The humans returned to the fold after that, with OKC's Jones fouling Ray Allen on a shot with 2.1 seconds left (Allen split his pair at the line) before redeeming himself with a wonderful one-touch redirection of a Nick Collison long-bomb inbounds pass that found Derek Fisher wide-open on the left wing for a banked-in buzzer-beating 3-pointer that closed the third quarter.
Fisher's triple gave the Thunder a 16-point lead headed into the final frame, Durant opened the fourth quarter with five straight to push the lead to 21, and it was all over but the shoutin' at that point, as Oklahoma City — who trailed 22-4 halfway through the first quarter — roared to an impressive 112-95 win, their ninth in a row, to improve their West-leading record to 37-10, including a 14-5 mark without injured star point guard Russell Westbrook. The loss drops Miami to 5-5 over its past 10 games, 3 1/2 games behind the Indiana Pacers for the top spot in the East, and certainly won't do anything to quiet the "What's wrong with the Heat?" rumblings that began in earnest with three straight losses three weeks back, despite James' game-high 34 points on 12 for 20 shooting.
That's thanks in large part to Durant, who finished with a team-high 33 points — his 12th straight 30-plus-point performance, bringing him within two games of matching Tracy McGrady's 14-game streak during the 2002-03 season, and within four games of tying Kobe Bryant and Kareem Abdul-Jabbar for the second-longest 30-plus stretch
in NBA history since the 1963-64 season. He's still got a ways to go before catching Wilt Chamberlain's mark of 20 in a row back in 1964, but ... I mean, at this point, would you bet against KD scoring 30 eight more times?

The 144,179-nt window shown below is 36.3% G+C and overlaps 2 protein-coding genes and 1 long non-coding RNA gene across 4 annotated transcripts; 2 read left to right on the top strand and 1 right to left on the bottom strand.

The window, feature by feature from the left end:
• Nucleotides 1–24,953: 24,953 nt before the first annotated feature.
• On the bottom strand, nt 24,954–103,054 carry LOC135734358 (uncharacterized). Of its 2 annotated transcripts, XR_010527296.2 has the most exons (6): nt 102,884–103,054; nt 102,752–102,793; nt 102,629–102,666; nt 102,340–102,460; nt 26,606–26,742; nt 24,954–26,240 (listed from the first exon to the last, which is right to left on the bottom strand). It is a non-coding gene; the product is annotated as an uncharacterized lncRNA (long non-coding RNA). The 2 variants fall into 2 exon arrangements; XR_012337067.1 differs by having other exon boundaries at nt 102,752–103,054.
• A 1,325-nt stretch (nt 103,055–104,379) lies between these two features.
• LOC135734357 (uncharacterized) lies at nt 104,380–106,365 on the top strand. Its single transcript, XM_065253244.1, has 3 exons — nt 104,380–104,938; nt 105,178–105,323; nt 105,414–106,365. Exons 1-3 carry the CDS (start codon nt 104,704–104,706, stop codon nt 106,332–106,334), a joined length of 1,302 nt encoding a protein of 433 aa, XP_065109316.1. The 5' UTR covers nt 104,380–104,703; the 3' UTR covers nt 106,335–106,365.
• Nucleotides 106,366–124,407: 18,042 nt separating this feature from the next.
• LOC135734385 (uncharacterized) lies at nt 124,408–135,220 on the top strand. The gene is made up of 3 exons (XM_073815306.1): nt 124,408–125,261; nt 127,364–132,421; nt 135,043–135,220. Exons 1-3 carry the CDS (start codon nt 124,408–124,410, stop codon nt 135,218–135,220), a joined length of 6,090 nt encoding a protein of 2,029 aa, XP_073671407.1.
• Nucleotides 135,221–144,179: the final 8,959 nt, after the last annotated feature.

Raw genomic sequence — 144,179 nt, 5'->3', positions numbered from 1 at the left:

(EDITOR'S NOTE: Thanks to BDL reader David O. for the reminder that, since Basketball-Reference's archives go back only as far as '63-'64, it doesn't capture stuff like Wilt's '61-'62 season, which included a 65-game streak of 30-plus-point outings and two separate 14-game stretches of 40 or more. So, y'know, he was pretty good.)
Durant also added seven rebounds and five assists — the 16th time he's gone for 30-7-5 this season, far and away the most in the league; Kevin Love, the man with the second-most such performances, has seven — to continue his ridiculous, torrid run of form. The January averages have held insanely firm: 36.6 points, 6.3 rebounds, six assists and 1.7 steals in 38.8 minutes per game, shooting 53.9 percent from the floor, 41.8 percent from 3-point range and 88.8 percent from the foul line (on more than 11 attempts a night) over the course of 15 games, with the Thunder going 11-4 in those contests, building an increasingly convincing MVP case that was only bolstered by a Wednesday night performance in which he came at the King and didn't miss.
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- Sports & Recreation
- LeBron James
- Oklahoma City Thunder
- Kevin Durant
- Miami Heat